The anterior drawer test is more of a historical test rather than an actual useful clinical test. It was originally felt that it was positive when there was an ACL tear, however the amount of increased translation at 90° with an isolated ACL tear compared to the contralateral side is quite minimal. In fact, the amount of increased anterior translation is the least at 90° compared to all knee flexion angles between 0°-90°. The anterior drawer may be positive in patients who have a lack of the posterior horn of the medial meniscus and an ACL tear. Thus, the anterior drawer may be more useful in patients where there is a concern of significantly increased anterior translation on their Lachman’s test and it will help to assess for the possible lack of integrity of the posterior horn of the medial meniscus.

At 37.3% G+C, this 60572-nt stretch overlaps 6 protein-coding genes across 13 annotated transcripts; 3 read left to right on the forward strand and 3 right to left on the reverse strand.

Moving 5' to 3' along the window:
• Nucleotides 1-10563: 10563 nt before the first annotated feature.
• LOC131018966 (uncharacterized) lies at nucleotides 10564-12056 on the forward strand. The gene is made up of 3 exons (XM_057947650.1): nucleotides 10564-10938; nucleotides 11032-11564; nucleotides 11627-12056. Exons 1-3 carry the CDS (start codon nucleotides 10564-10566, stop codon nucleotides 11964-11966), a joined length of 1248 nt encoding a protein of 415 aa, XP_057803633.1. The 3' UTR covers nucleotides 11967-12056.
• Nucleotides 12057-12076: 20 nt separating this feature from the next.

The anterior drawer test is performed with the knee flexed to between 80°-90 °, and the knee completely relaxed. The foot must be stabilized by either sitting on it or placing ones hand, or an assistant’s hand, against it. The tibia is then translated anteriorly in neutral rotation, with a firm and gentle grip. A gentle to-and-fro motion should be performed to determine if there is increased anterior translation compared to the normal contralateral side.